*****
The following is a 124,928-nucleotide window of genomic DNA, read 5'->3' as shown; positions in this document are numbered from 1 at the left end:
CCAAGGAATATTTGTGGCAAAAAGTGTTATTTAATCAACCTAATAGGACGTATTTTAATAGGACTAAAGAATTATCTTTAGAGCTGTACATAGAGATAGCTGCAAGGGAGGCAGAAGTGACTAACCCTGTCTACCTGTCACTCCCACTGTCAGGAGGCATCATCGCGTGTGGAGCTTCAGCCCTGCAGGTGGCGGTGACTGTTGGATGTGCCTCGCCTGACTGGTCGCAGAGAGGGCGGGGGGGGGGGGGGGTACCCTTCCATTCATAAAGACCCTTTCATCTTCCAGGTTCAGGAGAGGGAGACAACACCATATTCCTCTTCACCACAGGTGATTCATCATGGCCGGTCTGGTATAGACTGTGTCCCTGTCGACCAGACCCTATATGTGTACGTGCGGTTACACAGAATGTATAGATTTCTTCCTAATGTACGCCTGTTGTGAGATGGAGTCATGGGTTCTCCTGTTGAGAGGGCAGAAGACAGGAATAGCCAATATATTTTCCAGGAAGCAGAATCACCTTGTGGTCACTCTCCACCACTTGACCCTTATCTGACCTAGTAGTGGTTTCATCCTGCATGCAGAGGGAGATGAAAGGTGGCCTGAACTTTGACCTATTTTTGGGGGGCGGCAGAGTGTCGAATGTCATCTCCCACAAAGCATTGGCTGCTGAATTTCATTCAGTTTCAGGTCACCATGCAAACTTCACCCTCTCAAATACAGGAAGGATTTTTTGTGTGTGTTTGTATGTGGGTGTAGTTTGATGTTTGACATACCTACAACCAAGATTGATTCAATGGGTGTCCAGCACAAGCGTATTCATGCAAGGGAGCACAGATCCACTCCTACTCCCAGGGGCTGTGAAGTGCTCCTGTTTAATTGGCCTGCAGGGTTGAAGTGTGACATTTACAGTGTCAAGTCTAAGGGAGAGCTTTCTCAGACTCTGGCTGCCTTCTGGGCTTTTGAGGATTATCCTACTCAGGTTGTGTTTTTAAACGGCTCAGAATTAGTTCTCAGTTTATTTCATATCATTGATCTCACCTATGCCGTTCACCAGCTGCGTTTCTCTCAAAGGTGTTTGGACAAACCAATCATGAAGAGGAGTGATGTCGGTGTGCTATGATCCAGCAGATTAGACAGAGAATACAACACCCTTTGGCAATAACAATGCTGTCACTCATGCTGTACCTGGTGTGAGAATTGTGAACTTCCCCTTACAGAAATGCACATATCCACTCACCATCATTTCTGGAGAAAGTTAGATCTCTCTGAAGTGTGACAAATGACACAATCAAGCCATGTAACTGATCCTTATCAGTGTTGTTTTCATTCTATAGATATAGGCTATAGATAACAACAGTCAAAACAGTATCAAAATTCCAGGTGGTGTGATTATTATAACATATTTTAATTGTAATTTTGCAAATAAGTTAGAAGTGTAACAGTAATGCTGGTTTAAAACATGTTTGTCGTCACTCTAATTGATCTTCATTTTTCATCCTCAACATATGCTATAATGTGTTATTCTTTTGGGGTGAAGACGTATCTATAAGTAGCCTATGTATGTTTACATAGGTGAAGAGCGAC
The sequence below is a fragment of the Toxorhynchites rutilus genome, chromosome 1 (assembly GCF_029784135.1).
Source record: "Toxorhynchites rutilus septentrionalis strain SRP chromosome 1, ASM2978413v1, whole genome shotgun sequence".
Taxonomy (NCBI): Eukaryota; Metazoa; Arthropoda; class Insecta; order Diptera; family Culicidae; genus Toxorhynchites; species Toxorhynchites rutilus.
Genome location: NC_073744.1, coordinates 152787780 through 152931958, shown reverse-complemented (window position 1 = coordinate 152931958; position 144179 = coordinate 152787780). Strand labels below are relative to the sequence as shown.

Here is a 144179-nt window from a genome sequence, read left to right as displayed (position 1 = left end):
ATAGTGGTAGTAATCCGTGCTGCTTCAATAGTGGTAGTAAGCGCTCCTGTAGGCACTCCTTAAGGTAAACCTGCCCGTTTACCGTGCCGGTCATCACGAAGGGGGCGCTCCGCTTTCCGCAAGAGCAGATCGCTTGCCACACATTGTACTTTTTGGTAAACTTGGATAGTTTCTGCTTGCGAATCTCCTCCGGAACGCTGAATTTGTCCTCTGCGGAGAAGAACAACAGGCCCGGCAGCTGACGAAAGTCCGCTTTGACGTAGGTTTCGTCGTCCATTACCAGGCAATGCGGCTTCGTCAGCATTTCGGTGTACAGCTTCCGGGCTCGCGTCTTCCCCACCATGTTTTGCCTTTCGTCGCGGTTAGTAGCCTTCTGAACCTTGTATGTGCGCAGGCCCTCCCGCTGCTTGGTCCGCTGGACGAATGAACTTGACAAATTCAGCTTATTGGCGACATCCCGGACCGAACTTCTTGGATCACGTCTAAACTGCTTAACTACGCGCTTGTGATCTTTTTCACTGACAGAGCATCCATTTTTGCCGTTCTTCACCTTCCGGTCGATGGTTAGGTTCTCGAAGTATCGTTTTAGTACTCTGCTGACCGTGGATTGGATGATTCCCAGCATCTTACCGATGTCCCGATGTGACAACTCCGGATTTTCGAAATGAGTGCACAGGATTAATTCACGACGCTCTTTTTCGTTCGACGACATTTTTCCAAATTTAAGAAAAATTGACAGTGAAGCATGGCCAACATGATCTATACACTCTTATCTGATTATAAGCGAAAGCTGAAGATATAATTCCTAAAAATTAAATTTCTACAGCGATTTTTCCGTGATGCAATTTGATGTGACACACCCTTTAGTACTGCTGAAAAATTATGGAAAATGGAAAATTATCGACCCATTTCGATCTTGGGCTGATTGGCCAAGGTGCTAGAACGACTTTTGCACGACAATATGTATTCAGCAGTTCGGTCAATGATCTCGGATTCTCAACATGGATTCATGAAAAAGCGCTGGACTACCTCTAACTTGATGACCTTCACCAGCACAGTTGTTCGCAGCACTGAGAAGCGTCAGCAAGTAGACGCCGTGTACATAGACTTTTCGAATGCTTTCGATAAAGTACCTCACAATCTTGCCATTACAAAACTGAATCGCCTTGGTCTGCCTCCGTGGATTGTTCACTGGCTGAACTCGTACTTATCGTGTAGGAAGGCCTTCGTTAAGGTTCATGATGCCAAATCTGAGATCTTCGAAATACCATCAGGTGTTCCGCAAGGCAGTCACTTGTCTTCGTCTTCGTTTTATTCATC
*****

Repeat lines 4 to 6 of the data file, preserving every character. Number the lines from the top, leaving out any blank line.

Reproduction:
Source record: "Toxorhynchites rutilus septentrionalis strain SRP chromosome 1, ASM2978413v1, whole genome shotgun sequence".
Taxonomy (NCBI): Eukaryota; Metazoa; Arthropoda; class Insecta; order Diptera; family Culicidae; genus Toxorhynchites; species Toxorhynchites rutilus.
Genome location: NC_073744.1, coordinates 152787780 through 152931958, shown reverse-complemented (window position 1 = coordinate 152931958; position 144179 = coordinate 152787780). Strand labels below are relative to the sequence as shown.